Hussain (2014) performed a clinical audit on reporting of transfusion reactions as a quality indicator and reported that febrile nonhemolytic transfusion reactions were the most common. [14] In the year 2011, one case of transfusion reaction was reported, which was a nonhemolytic transfusion reaction due to mismatch. Then in 2012, transfusion reactions were reduced by taking a few preventive actions: clerical errors were avoided leading to all types of mismatch and proper identification of patients was done, which was followed by more rigorously, double checking of labeling of the blood samples for blood grouping and cross-matching. Proper identification of the recipient and blood bag was done at the time of start of transfusion and it was followed with careful and close observation of the patient during transfusion. Unnecessary blood transfusion was avoided.

The root causes for increased average turnaround time for the routine issue of blood and blood components, which is the time that begins when the order is raised to blood and blood component reaching the clinical unit, were analyzed. It was found that distribution of educational material and brochures about the need of blood donation, training and education of the clinical staff including the ward sister in charge, senior nursing staff, and doctors of clinical departments were done. Also, the technical staff of the blood storage unit was trained to act promptly when they received the requisition form regarding the demand of blood and blood components. They were also trained to maintain quality at each step from blood procurement from the mother blood bank to blood issue and to monitor and adhere to the laid down standards in drug and cosmetic rules. All this helped in reducing the turnaround time in the year 2012.

Although the study was conducted in a nascent blood storage center where the consumption of blood and blood components is not too high, the data generated were sufficient to conclude that NABH core indicators' monitoring is a comprehensive approach to collect and analyze data to address the issues of transfusion reactions and adverse events associated with blood transfusion by generating corrective and preventive actions for transfusion safety.

Financial support and sponsorship

Nil.

Conflicts of interest

There are no conflicts of interest.

 
   References Top

1.
Gyani GJ. Contiuous quality. In: Gyani GJ, editor. National Accreditation Board for Hospital and Healthcare Providers (NABH). 3 rd ed. New Delhi: Quality Council of India; 2011. p. 116-35.  Back to cited text no. 1
    
2.
Accreditation Standards on Blood Bank/Blood Centers and Transfusion Services. 2 nd ed. New Delhi: Quality Council of India; 2013. p. 51-2.  Back to cited text no. 2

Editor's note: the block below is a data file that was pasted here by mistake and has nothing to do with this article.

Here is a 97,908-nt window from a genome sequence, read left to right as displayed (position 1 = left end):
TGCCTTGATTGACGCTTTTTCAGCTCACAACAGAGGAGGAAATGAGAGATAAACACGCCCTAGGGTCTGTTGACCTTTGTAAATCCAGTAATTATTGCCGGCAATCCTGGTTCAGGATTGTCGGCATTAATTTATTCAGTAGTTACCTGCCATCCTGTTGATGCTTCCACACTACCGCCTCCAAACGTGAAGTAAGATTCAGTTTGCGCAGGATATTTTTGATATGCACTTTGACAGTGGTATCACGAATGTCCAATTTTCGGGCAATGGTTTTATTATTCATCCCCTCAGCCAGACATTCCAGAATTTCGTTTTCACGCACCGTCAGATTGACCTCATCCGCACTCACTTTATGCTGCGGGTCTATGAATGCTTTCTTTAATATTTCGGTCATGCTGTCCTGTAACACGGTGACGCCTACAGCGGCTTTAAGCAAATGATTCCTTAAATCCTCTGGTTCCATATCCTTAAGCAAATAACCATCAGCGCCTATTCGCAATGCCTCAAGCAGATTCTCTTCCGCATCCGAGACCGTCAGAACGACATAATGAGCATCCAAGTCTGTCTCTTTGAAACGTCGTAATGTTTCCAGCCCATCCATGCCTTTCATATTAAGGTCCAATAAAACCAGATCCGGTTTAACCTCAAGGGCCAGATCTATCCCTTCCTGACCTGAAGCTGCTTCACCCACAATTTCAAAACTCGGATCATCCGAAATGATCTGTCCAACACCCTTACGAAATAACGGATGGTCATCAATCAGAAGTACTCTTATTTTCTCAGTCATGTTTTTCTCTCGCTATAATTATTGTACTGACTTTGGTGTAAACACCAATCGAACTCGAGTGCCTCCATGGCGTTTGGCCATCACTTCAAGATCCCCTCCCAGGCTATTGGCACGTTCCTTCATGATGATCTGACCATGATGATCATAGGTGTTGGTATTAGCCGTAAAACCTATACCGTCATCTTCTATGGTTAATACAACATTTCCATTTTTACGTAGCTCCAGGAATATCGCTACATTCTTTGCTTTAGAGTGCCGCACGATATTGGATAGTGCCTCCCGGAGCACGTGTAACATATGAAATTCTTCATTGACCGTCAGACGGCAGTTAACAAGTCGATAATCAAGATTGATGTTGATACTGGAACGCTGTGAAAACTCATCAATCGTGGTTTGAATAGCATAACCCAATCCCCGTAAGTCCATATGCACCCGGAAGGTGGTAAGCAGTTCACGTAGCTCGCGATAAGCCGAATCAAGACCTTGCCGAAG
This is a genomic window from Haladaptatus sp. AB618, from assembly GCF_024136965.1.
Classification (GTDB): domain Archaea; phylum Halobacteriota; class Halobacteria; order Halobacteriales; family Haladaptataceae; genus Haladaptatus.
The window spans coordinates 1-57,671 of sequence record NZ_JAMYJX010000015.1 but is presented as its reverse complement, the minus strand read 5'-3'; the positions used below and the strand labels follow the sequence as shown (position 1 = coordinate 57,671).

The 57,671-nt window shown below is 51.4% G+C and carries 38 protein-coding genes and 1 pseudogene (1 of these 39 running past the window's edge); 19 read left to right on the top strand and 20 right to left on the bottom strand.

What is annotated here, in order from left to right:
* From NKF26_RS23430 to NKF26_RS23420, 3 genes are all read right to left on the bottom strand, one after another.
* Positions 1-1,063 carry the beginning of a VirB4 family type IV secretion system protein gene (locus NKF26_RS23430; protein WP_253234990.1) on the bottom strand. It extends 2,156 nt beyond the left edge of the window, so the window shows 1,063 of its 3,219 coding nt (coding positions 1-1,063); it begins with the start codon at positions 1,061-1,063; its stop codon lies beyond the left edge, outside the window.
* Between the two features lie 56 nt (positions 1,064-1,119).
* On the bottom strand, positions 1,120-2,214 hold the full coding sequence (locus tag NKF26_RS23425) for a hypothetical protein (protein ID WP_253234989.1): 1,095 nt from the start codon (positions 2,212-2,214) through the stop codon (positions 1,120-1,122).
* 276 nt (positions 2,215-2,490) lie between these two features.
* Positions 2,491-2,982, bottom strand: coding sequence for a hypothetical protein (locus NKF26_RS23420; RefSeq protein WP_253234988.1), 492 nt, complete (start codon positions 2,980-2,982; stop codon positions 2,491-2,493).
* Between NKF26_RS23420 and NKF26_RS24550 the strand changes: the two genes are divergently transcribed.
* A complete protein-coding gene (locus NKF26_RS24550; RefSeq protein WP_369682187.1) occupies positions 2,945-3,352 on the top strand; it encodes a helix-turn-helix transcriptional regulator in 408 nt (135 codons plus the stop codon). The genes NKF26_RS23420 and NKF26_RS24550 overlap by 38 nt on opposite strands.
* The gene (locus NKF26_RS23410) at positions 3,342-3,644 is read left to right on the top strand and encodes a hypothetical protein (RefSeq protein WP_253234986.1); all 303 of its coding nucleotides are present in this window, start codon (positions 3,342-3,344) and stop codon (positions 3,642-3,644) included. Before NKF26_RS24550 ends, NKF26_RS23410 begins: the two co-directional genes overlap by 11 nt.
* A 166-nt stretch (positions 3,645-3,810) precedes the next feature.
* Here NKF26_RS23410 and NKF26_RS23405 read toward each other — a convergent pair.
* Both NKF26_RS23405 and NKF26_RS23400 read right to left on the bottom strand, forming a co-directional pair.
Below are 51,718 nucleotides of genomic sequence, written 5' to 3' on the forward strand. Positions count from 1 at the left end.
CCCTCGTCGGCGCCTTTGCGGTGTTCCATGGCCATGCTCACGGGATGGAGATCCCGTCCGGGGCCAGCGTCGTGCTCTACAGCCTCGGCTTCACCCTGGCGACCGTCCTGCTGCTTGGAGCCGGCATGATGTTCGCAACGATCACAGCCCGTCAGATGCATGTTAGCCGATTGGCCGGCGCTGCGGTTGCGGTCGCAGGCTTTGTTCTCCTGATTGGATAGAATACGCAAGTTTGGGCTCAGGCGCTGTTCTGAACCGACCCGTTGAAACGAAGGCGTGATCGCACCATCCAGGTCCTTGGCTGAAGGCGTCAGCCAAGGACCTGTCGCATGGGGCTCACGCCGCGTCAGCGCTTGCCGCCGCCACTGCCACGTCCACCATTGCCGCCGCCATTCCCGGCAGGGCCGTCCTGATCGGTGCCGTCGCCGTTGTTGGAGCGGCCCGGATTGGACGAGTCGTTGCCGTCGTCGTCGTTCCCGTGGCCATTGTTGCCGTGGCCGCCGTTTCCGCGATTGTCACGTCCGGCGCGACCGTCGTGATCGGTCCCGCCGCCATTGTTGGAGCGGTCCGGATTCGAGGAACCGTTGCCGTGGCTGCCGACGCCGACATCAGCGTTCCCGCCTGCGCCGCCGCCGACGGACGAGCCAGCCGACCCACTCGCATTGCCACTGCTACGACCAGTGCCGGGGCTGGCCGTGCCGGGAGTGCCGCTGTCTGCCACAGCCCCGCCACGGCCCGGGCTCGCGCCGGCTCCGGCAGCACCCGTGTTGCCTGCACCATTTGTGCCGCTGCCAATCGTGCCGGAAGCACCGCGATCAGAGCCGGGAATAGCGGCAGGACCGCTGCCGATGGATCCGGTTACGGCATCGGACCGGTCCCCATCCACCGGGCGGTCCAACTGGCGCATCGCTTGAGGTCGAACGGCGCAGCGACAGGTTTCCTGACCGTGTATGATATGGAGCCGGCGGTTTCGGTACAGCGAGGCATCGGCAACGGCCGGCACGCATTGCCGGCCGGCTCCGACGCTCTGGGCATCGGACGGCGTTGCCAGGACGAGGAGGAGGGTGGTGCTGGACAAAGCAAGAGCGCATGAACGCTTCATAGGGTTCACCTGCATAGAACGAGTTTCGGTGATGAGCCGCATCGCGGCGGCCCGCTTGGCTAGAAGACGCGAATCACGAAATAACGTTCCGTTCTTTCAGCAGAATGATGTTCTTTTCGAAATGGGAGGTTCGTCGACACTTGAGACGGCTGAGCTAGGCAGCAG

3.
Recommendations and Priorities for Action. Global Consultation on Haemovigilance 2012 Nov 20-22, Dubai, United Arab Emirates.Geneva: WHO Headquarters; 2013. p. 28-31.  Back to cited text no. 3
    
4.
Faber JC. Worldwide overview of existing haemovigilance systems. Transfus Apher Sci 2004;31:99-110.  Back to cited text no. 4
    
5.
van Aken WG. Hemovigilance: A joint responsibility of hospitals and blood banks. Ned Tijdschr Geneeskd 2003;147:1490-2.  Back to cited text no. 5
    
6.
Bisht A, Singh S, Marwaha N. Hemovigilance program-India. Asian J Transfus Sci 2013;7:73-4.   Back to cited text no. 6
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7.
Mwangi JW, Kimani D, Oduor M. Approaches to advancing blood safety through haemovigilance: A review. East Afr Med J 2009;86(Suppl):S93-7.  Back to cited text no. 7
    
8.
Dhingra N, Lloyd SE, Fordham J, Amin NA. Challenges in global blood safety. World Hosp Health Serv 2004;40:45-9, 51- 2.  Back to cited text no. 8
    
9.
Ayob Y. Hemovigilance in developing countries. Biologicals 2010;38:91-6.   Back to cited text no. 9
    
10.
Arewa OP. Improving supply of safe blood and reducing cost of transfusion service through haemovigilance. Niger Postgrad Med J 2009;16:236-8.  Back to cited text no. 10
    
11.
Jain A, Kaur R. Hemovigilance and blood safety. Asian J Transfus Sci 2012;6:137-8.   Back to cited text no. 11
[PUBMED]  Medknow Journal  
12.
Simonetti A, Forshee RA, Anderson SA, Walderhaug M. A stock-and- flow simulation model of the US blood supply. Transfusion 2014;54:828-38.   Back to cited text no. 12
    
13.
Ness PM, Shirey RS, Thoman SK, Buck SA. The differentiation of delayed serologic and delayed hemolytic transfusion reactions: Incidence, long-term serologic findings, and clinical significance. Transfusion 1990;30:688-93.  Back to cited text no. 13
    
14.
Hussain S, Moiz B, Ausat FA, Khurshid M. Monitoring and reporting transfusion reactions as a quality indicator - A clinical audit. Transfus Apher Sci 2015;52:122-7.  Back to cited text no. 14
    

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Anshu Gupta
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Source of Support: None, Conflict of Interest: None


DOI: 10.4103/0973-6247.175394